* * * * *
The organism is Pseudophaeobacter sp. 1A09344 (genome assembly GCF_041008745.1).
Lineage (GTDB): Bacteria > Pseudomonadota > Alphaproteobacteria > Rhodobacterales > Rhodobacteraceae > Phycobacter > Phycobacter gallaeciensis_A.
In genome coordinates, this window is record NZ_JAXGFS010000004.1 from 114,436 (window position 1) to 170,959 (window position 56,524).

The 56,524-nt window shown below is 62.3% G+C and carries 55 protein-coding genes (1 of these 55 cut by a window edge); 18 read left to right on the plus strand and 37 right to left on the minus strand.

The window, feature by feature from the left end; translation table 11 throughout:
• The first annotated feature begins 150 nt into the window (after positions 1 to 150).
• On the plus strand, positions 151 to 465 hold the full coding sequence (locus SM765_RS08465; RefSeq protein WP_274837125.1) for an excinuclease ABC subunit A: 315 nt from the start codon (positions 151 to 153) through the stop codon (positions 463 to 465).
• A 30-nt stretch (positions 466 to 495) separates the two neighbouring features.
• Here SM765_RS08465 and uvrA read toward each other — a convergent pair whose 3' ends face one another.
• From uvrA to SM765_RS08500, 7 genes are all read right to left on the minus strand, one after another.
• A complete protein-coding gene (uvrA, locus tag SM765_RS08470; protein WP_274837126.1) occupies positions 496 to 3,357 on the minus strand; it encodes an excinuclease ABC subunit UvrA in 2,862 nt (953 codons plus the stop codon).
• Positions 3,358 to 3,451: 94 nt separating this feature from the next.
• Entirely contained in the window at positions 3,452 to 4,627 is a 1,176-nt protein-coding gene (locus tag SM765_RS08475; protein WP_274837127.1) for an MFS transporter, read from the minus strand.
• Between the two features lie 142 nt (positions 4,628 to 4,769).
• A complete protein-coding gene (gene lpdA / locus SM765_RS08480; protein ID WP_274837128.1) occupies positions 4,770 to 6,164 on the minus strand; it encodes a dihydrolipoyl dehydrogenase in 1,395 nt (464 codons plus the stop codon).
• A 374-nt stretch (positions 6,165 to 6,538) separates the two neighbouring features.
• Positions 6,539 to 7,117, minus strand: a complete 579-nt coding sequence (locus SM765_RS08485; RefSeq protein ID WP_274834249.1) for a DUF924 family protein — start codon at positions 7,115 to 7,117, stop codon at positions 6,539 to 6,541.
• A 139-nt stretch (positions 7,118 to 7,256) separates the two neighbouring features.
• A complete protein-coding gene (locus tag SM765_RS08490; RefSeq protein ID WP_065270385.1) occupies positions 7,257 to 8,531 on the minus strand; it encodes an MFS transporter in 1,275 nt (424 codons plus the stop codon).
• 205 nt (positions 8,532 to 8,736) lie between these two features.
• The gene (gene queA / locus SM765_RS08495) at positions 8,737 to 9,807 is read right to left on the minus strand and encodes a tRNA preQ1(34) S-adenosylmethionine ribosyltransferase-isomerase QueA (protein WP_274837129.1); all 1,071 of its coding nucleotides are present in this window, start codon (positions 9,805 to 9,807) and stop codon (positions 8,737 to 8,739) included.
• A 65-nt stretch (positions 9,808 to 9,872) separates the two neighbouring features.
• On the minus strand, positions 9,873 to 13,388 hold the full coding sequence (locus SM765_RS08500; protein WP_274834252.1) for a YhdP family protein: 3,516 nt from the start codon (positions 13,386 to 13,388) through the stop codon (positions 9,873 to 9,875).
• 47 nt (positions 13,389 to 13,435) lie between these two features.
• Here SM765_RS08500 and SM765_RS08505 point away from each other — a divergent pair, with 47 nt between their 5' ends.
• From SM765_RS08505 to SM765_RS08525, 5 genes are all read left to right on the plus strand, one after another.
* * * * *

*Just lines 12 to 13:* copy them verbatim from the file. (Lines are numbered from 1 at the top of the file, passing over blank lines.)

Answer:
• Positions 3,358 to 3,451: 94 nt separating this feature from the next.
• Entirely contained in the window at positions 3,452 to 4,627 is a 1,176-nt protein-coding gene (locus tag SM765_RS08475; protein WP_274837127.1) for an MFS transporter, read from the minus strand.